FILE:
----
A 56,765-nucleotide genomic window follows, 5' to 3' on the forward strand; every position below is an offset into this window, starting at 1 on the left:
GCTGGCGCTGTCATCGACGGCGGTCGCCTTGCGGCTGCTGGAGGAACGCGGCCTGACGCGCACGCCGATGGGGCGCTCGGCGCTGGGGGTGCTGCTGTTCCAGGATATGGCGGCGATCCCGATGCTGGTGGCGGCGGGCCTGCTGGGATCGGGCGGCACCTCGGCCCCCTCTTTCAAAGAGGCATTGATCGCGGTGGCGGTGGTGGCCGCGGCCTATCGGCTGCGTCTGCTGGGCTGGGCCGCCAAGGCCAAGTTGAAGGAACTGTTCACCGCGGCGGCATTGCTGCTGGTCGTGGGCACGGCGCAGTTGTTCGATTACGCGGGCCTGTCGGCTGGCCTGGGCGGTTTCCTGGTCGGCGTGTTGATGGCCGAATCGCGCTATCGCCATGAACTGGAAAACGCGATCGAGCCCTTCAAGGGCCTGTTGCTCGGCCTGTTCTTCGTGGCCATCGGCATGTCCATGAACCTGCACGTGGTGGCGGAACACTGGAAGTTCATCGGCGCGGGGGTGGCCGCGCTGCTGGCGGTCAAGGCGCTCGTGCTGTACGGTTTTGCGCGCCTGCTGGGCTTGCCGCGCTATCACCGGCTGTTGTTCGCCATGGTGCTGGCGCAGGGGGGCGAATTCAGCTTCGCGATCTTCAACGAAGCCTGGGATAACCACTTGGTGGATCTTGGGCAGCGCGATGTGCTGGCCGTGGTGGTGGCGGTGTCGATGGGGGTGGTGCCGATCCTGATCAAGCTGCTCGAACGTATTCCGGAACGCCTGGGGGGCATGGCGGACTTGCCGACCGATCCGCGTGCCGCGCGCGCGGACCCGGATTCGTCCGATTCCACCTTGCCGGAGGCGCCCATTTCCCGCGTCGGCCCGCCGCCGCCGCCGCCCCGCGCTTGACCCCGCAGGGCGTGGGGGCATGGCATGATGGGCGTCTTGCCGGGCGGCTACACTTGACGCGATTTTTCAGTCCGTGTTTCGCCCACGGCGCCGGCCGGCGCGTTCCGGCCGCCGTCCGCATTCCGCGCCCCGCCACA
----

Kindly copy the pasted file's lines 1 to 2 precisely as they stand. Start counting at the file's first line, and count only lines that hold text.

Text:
A 56,765-nucleotide genomic window follows, 5' to 3' on the forward strand; every position below is an offset into this window, starting at 1 on the left:
GCTGGCGCTGTCATCGACGGCGGTCGCCTTGCGGCTGCTGGAGGAACGCGGCCTGACGCGCACGCCGATGGGGCGCTCGGCGCTGGGGGTGCTGCTGTTCCAGGATATGGCGGCGATCCCGATGCTGGTGGCGGCGGGCCTGCTGGGATCGGGCGGCACCTCGGCCCCCTCTTTCAAAGAGGCATTGATCGCGGTGGCGGTGGTGGCCGCGGCCTATCGGCTGCGTCTGCTGGGCTGGGCCGCCAAGGCCAAGTTGAAGGAACTGTTCACCGCGGCGGCATTGCTGCTGGTCGTGGGCACGGCGCAGTTGTTCGATTACGCGGGCCTGTCGGCTGGCCTGGGCGGTTTCCTGGTCGGCGTGTTGATGGCCGAATCGCGCTATCGCCATGAACTGGAAAACGCGATCGAGCCCTTCAAGGGCCTGTTGCTCGGCCTGTTCTTCGTGGCCATCGGCATGTCCATGAACCTGCACGTGGTGGCGGAACACTGGAAGTTCATCGGCGCGGGGGTGGCCGCGCTGCTGGCGGTCAAGGCGCTCGTGCTGTACGGTTTTGCGCGCCTGCTGGGCTTGCCGCGCTATCACCGGCTGTTGTTCGCCATGGTGCTGGCGCAGGGGGGCGAATTCAGCTTCGCGATCTTCAACGAAGCCTGGGATAACCACTTGGTGGATCTTGGGCAGCGCGATGTGCTGGCCGTGGTGGTGGCGGTGTCGATGGGGGTGGTGCCGATCCTGATCAAGCTGCTCGAACGTATTCCGGAACGCCTGGGGGGCATGGCGGACTTGCCGACCGATCCGCGTGCCGCGCGCGCGGACCCGGATTCGTCCGATTCCACCTTGCCGGAGGCGCCCATTTCCCGCGTCGGCCCGCCGCCGCCGCCGCCCCGCGCTTGACCCCGCAGGGCGTGGGGGCATGGCATGATGGGCGTCTTGCCGGGCGGCTACACTTGACGCGATTTTTCAGTCCGTGTTTCGCCCACGGCGCCGGCCGGCGCGTTCCGGCCGCCGTCCGCATTCCGCGCCCCGCCACA